Toyota recall: 670,000 Priuses in US are part of global recall

Toyota recall involves some 2.8 million vehicles worldwide, including 2004 to 2009 Priuses sold in the United States. Faulty steering shafts and water pumps prompted the latest Toyota recall.

Toyota/AP/File
The 2004 Toyota Prius is show in this undated publicity photo. Model year 2004 to 2009 Priuses are part of a new worldwide Toyota recall, involving 2.8 million vehicles, for faulty steering parts and water pumps.

In another blow to its prestige, Toyota is recalling 2.8 million vehicles worldwide for steering-shaft and water-pump defects.

In  the United States, the Toyota recall involves some 670,000 Priuses from model years 2004 to 2009.

The main problem is a steering intermediate extension shaft, according to Toyota. If the steering wheel is forcefully turned to full right or full left while driving slowly, it can begin to deform the splines (ridges) of the shaft. If that happens frequently enough, the splines may eventually wear out and cause faulty steering.

A second Toyota recall involves about 350,000 of those same US Priuses, which have faulty water pumps. The pump's electric motor can fail. "In limited instances, the electric power supply circuit fuse may open, causing the hybrid system to stop while the vehicle is being driven," says a Toyota statement.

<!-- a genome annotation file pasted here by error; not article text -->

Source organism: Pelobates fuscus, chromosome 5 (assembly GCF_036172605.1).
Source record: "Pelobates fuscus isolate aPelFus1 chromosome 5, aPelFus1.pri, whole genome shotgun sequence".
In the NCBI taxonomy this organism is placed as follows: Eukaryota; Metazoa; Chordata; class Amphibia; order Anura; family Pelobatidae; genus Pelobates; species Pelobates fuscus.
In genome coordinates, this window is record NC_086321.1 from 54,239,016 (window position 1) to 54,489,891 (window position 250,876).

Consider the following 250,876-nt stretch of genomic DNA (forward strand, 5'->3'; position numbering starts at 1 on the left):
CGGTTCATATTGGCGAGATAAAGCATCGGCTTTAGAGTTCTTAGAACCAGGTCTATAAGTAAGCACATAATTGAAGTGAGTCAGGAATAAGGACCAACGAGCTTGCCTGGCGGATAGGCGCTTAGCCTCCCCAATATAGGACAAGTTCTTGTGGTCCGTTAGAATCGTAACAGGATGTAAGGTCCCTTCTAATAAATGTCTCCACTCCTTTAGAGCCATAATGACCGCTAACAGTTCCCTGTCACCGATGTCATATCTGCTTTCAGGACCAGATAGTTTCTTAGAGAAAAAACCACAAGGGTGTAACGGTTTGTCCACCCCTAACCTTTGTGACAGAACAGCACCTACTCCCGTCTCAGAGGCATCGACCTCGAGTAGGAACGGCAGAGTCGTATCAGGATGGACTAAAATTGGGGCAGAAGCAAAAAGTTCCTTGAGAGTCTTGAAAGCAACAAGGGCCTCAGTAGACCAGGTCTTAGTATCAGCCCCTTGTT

There have been no reports of crashes or injuries from either defect, Toyota's USA division says.

This is not the first time Priuses have had steering shaft problems. In 2006, Toyota issued a recall for 2004 to early 2006 models to replace the steering intermediate shaft and sliding yoke because they could crack and cause drivers to lose steering control.

Worldwide, the current Toyota recall involves Corolla, Wish, and other models besides the Prius. Some 1.5 million of the vehicles are in Japan; another 496,000 were sold in Europe. Last month, the Japanese automaker announced a recall of 7.4 million vehicles for a faulty electric power-window switch that, in extreme cases, caught fire.  The company in recent years has had to recall 14 million vehicles due to accelerators that got stuck, according to the Associated Press.

For the current steering and water-pump problems, Toyota is urging owners to let Toyota dealers inspect the extension shaft and, in some cases, replace it. The repair should take about one hour. Dealers are also prepared to replace the electric water pump – a two-hour repair.

Toyota will be sending notification letters in December, telling owners to schedule an appointment with a Toyota dealer. There is no charge for the work.

Owners wanting more information can call Toyota at 800-331-4331.     

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